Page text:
29 March 2021

Records Expose China’s Maritime Militia at Whitsun Reef

Andrew S. Erickson and Ryan D. Martinson, “Records Expose China’s Maritime Militia at Whitsun Reef,” Foreign Policy, 29 March 2021.

Beijing Claims They Are Fishing Vessels. The Data Shows Otherwise.

Accompanying slide deck: Andrew S. Erickson and Ryan D. Martinson, “Exposed! Here are China’s Maritime Militia Ships at Whitsun Reef,” China Analysis from Original Sources 以第一手资料研究中国, 29 March 2021.

Even as dozens of Chinese “fishing vessels” strongly resembling the People’s Armed Forces Maritime Militia (PAFMM) have been anchoring at the disputed Whitsun Reef—without doing any fishing—within the Philippines’ Exclusive Economic Zone in the South China Sea, Chinese officials have responded to formal Philippine and U.S. concerns about maritime militia activities with denial and obfuscation. When pressed on March 22, Foreign Ministry spokesperson Hua Chunying deflected: “Chinese fishing boats have been fishing in the waters near the reef all along. Recently, due to maritime situation, some fishing boats have been taking shelter from the wind near [Whitsun Reef], which is quite normal.” Her Chinese Embassy Manila counterpart issued a direct denial: “There is no Chinese maritime militia as alleged.”

These statements are provably untrue. At the very least, seven PAFMM vessels have been operating at the Spratly Islands’ Union Banks, including Whitsun Reef—both during the past month and multiple times over the past year.

Both in February and March this year, identified PAFMM vessels transmitting automatic identification system (AIS) signals were present in Whitsun’s lagoon. Openly available sources confirm our exposé from multiple angles. The only “paywalls” they lie behind are Chinese characters and vessel-tracking websites. [Click here to view an accompanying PDF with images and links.]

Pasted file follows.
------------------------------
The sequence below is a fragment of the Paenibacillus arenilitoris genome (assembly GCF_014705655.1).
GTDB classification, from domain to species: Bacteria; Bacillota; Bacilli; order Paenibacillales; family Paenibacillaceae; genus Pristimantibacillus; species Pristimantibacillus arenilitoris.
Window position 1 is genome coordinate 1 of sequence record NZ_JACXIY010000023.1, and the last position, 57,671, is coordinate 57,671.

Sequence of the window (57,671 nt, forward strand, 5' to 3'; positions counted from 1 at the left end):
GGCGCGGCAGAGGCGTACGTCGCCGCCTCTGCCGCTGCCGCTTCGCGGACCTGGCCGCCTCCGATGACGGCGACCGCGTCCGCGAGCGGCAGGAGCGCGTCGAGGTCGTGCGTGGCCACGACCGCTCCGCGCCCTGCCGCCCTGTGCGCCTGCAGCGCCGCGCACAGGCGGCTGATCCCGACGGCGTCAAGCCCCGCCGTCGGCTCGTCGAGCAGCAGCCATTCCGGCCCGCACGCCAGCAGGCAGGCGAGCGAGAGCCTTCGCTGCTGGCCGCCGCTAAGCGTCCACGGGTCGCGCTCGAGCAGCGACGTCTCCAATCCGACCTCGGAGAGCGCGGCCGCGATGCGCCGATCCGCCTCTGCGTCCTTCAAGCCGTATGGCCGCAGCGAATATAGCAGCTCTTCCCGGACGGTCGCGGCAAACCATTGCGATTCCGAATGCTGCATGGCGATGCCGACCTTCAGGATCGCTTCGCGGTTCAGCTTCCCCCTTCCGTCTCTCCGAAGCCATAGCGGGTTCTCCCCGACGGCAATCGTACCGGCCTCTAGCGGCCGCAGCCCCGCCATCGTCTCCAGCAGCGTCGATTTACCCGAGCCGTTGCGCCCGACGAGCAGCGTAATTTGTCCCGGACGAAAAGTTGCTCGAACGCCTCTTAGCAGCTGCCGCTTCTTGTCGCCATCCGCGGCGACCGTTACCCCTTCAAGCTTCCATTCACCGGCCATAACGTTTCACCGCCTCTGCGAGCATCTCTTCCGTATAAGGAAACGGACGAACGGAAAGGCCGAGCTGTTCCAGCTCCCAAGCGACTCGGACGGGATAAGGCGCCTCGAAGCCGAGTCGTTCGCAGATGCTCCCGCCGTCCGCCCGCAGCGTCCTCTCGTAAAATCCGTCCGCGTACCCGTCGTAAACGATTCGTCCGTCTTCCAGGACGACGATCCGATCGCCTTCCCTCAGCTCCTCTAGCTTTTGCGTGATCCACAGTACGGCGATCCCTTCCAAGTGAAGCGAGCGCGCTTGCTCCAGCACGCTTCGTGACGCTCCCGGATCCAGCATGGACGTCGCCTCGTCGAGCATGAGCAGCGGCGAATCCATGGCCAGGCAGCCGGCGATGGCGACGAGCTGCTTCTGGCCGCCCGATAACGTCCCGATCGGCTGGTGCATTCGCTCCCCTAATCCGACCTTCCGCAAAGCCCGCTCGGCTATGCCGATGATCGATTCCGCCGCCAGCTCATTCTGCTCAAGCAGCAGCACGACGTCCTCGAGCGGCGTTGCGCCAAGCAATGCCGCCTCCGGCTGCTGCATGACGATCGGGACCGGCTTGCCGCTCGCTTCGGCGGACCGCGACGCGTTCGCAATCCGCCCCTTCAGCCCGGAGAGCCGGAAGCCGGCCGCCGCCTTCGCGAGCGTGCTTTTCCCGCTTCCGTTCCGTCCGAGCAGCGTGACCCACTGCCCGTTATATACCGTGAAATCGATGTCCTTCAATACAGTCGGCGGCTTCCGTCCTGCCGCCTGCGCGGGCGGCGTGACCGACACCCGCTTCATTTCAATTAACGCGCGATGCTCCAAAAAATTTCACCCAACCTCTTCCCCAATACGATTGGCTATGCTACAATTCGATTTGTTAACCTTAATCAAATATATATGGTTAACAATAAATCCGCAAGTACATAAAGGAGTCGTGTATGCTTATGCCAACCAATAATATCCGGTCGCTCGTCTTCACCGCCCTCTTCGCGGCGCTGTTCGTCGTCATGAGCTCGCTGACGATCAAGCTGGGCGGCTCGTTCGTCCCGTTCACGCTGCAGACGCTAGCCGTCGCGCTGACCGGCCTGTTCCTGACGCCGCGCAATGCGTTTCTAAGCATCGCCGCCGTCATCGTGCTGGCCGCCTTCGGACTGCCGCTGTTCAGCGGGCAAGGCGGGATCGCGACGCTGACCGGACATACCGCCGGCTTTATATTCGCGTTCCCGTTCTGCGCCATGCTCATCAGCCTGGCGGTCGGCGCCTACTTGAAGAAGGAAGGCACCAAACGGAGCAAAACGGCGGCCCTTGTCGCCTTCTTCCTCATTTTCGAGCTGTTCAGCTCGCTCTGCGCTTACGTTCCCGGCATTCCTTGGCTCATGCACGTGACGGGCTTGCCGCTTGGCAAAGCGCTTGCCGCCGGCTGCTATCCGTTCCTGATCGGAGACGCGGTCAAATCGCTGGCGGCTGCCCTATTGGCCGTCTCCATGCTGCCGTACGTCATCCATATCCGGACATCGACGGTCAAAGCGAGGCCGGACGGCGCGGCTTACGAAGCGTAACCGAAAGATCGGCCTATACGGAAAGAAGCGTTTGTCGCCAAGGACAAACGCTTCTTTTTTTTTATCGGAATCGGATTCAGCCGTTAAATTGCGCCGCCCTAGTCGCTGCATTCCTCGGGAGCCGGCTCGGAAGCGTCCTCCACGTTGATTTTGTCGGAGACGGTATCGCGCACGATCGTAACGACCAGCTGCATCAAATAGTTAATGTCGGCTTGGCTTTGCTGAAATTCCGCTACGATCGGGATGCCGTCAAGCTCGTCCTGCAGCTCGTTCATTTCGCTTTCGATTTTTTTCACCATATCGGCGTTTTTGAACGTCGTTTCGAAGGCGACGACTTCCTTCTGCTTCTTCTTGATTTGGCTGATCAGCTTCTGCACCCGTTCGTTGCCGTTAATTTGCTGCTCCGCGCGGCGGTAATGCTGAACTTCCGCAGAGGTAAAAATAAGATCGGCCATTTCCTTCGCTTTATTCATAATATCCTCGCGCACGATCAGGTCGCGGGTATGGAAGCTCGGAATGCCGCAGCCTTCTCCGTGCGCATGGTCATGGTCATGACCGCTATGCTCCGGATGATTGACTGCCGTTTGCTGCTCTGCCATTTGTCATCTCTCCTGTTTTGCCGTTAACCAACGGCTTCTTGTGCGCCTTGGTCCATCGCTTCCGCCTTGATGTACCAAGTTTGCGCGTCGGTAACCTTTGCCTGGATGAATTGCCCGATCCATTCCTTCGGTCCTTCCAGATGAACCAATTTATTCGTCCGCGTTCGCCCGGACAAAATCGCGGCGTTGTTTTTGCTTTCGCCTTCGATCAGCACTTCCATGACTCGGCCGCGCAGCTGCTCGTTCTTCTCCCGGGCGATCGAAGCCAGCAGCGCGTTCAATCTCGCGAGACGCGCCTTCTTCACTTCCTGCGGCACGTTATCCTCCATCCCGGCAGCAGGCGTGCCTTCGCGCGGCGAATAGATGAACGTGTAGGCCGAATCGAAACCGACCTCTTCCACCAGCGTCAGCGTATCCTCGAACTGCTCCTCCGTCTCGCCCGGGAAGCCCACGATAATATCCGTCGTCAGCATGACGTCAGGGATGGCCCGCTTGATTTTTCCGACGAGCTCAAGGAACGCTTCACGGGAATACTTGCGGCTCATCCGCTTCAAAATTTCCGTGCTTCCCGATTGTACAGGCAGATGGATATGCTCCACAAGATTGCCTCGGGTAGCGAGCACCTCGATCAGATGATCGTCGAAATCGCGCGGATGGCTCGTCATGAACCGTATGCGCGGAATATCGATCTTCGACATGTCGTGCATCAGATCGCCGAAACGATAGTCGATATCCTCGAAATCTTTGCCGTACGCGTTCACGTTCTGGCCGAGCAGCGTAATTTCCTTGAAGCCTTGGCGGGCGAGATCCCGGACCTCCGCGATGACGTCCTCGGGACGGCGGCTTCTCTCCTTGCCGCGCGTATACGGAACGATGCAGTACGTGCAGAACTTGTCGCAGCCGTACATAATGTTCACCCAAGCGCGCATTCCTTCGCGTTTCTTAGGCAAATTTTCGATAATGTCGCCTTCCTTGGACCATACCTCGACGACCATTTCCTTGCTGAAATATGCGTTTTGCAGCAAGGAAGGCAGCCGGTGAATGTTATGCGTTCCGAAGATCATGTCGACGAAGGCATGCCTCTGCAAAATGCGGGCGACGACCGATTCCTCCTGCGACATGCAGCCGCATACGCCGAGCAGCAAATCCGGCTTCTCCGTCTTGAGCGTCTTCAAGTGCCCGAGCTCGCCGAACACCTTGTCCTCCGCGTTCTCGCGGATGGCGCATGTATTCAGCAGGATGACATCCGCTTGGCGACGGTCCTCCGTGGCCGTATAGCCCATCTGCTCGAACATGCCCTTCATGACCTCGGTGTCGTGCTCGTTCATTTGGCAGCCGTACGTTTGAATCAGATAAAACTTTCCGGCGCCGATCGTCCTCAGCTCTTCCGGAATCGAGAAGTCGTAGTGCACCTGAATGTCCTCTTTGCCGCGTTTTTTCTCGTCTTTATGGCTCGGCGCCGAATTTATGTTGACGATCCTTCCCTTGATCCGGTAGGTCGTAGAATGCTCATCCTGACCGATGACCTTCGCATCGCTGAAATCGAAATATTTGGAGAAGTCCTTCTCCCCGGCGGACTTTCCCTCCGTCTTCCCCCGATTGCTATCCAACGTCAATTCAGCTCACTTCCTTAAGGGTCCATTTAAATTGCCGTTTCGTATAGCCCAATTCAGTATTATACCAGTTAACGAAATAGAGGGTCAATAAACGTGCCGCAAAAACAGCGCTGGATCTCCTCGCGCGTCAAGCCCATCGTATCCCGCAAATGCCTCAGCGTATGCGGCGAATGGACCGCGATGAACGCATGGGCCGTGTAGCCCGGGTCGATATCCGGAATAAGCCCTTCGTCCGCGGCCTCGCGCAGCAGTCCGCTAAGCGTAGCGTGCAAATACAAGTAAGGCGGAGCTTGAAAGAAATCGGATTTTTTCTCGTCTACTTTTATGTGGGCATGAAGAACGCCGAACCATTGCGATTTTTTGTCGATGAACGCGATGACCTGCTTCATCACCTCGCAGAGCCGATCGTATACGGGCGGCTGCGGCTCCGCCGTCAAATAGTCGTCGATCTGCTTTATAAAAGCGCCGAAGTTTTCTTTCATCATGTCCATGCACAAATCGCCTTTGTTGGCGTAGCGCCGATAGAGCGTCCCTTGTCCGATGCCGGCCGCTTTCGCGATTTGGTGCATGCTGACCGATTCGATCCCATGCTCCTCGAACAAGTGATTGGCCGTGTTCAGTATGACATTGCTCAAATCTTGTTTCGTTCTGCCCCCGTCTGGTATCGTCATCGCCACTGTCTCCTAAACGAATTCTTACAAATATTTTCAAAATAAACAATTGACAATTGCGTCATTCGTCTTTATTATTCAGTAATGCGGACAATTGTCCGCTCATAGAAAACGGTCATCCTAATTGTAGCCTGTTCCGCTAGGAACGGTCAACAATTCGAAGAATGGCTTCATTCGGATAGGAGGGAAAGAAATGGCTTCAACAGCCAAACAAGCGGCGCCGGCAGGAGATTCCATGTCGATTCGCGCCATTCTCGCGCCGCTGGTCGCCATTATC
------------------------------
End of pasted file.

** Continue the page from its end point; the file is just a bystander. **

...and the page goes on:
Among the massed “fishing vessels” at Union Banks are at least seven enormous trawlers owned by an obscure fishing company: Taishan Fancheng Fisheries Development. Established in October 2016, it is based in Taishan (population around 1 million), itself administered by Jiangmen, a city of 1.7 million in Guangdong Province. PAFMM units typically reflect their locality’s socioeconomic characteristics. It follows that this organization, based on populous, prosperous coastline, would support a leading unit—perhaps, in some respects, the most advanced PAFMM unit yet developed and deployed.

The seven trawlers currently at Union Banks were built by Guangxin Shipbuilding and Heavy Industry. On March 15, 2017, Fancheng Fisheries and Guangxin Shipbuilding signed a contract for nine 62.8-meter-long “backbone Spratly fishing vessels,” Guangdong’s thirteenth batch of such vessels approved by the Ministry of Agriculture. Guangxin had no experience building fishing vessels but completed the task in just nine months, with sea trials in October 2017 and delivery by December.

Nominally in charge of Fancheng Fisheries, General Manager Huang Jiang is far from the only key player. At the nine trawlers’ delivery ceremony on Dec. 5, 2017, the guests of honor included two Chinese military officers: Wan Liang’an, deputy commander of the Jiangmen military subdistrict, and Zhang Yuanfa, director of the War Readiness Construction Bureau, Jiangmen military subdistrict. The presence of Wan and Zhang indicates the Fancheng Nine were no ordinary fishing vessels but rather the newest additions to the Taishan PAFMM—subject to a People’s Liberation Army (PLA) chain of command.

Distinctively-numbered Yuetaiyu 18000, 18111, 18222, 18333, 18555, 18666, 18777, 18888, and 18999, the Fancheng Nine operate out of Shadi Bay on Shangchuan Island’s southern end. With this base of operations, 105 miles southwest of Hong Kong, they apparently constitute the core of a “Far Seas Militia Squadron.” Plans to establish a Far Seas Militia Squadron were discussed at a Taishan “Armed Forces Work Meeting” in March 2016—the same year Fancheng Fisheries was set up. In PAFMM terminology, “Far Seas” often designates remote waters within the first island chain, including the southern reaches of the South China Sea. … … …